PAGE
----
January 2, 2017 | Written by: Trevor Davis
Categorized: Consumer Experience
As you may know, I am English, and so weather is a topic close to my heart. I look at the sky each night and wonder if that red sky really will be “shepherd’s delight” as we say. Predicting the weather is important for me – it tells me whether I should wrap up warm, or take an umbrella. Use the car or the train. It shapes my consumption too – comfort foods on wintry days, and long cool drinks in the height of Summer (yes, we do get Summer in England…for at least a couple of weeks, anyway).
Understanding weather and predicting it in the short, medium and long range is important for Consumer Products companies too. After all, my comfort food cravings represent a demand spike for someone. You don’t want to be blamed for out of stock if the stores run out of beer because you didn’t predict a heatwave and adjust production accordingly.
When weather data was hard to obtain and process, only the most motivated companies truly invested in using that data on a regular basis. I can remember manually ploughing through 20 year of printed weather statistics to try and make forecasts of when demand for ice-cream would peak. It could only be an annual exercise it was so laborious. Luckily those days have passed.
IBM has acquired the Weather Company product and technology business which process around 26 billion forecasts per day. You almost certainly have an app on your mobile that sources its data and forecasts from this IBM business unit. This is the biggest of big data – the platform involved is the world’s largest aggregator of weather data. The sensor coverage is more than 100 times more accurate and reliable than public sources. The data and forecasts are hyper-local and yet convenient to use every day.
Just think what this means for Consumer Products. You can know what the weather is now and what it will be in the future right at the point of sale (well, the store). Or in the specific fields where crops are grown. Or at that activation event in the park you have invested in so heavily.
Why is this important? When there is adverse weather sea, air and road logistics go haywire, crops fail (or cannot be planted) and footfall around stores changes. As I have already mentioned, weather affects consumption patterns. Ultimately this is about money – the company that is working with the best data on weather can better synchronize supply and demand, and manage risks more effectively.
Some of the most powerful examples of using weather data is the work we do with our clients to understand cities at zip / postcode level. Using a powerful big data platform we mix weather data with other data sources generated within cities (such as open government data on demographics, published news and events) and data owned by brands (such as consumer segmentation). We are then able to analyze this mix of structured and unstructured data to understand why one point of sale might be selling more than another, and predict actions to improve performance. All beautifully visualized over detailed maps.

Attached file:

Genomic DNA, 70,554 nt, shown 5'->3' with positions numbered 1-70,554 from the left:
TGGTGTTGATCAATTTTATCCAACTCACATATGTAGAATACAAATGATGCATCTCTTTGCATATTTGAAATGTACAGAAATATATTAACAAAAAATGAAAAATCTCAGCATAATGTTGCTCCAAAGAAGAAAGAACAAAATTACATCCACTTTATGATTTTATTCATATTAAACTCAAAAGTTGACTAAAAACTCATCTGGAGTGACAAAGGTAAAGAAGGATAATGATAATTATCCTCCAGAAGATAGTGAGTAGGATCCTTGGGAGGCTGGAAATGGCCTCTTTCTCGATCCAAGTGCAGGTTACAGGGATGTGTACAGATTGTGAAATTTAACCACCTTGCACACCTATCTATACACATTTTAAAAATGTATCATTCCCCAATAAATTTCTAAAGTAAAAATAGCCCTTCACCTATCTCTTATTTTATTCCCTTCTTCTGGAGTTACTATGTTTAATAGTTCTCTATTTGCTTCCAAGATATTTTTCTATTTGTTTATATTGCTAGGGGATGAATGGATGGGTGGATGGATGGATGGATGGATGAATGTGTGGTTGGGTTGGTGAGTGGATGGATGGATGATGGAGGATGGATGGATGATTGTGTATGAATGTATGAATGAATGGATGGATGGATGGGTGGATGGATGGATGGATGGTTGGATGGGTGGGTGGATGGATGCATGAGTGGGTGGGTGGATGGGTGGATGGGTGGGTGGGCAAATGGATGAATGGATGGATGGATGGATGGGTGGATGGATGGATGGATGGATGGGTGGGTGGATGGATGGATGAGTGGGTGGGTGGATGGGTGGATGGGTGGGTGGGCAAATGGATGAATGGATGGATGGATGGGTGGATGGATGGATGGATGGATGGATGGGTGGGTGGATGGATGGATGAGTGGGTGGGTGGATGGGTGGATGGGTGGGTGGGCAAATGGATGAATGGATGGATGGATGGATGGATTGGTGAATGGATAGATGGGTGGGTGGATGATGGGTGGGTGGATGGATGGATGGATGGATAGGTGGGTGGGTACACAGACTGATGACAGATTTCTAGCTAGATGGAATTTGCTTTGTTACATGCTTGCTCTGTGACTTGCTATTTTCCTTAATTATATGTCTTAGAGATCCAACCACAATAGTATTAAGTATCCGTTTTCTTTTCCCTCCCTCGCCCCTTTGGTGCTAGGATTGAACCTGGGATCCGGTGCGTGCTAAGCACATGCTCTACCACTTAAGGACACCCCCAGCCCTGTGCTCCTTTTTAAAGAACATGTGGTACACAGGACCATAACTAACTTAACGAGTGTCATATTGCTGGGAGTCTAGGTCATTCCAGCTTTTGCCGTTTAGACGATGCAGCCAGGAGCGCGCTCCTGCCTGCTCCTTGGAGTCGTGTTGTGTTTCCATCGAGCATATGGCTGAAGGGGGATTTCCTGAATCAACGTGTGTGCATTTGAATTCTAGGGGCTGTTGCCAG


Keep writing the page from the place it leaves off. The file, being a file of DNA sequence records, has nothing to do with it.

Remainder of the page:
For one Consumer Products multinational we provided early warning models for their confectionery, packaged food and beverage brands. The analytical models used more than 500 metrics to gain a deeper understanding of category performance. As well as weather, data sources included consumer insight, sales, finance, supply chain, macroeconomic, and commodity prices. The result? Real-time alerts indicating possible gaps in performance.
With ease of access to precise weather data, IBM clients are now even able to predict bad hair days when the change in humidity makes hair go frizzy. Neat, eh?
How about menu planning? Remember Watson Chef, our cognitive system that read up on the chemical composition of hundreds of different ingredients in food and analyzed some 10,000 recipes from Bon Appétit? Well, with our new dynamic Watson Ads you can ask brands such as Campbells Soup “What can I make for dinner tonight?” Watson then sorts through ingredient and flavour profiles and make recommendations about tried and tested recipes from Campbell’s Kitchen based on the weather, time of day, location and even ingredients users have on hand.
Come and say hello at NRF
Of course, the proof is in the pudding (sic) so why don’t you come and explore what the Weather Company and IBM have to offer at NRF (retail’s BIG show). We’ll be in action in the IBM booth (#1720) and you are most welcome to drop by and say “hi” between January 15 and 17 in 2017 in New York City.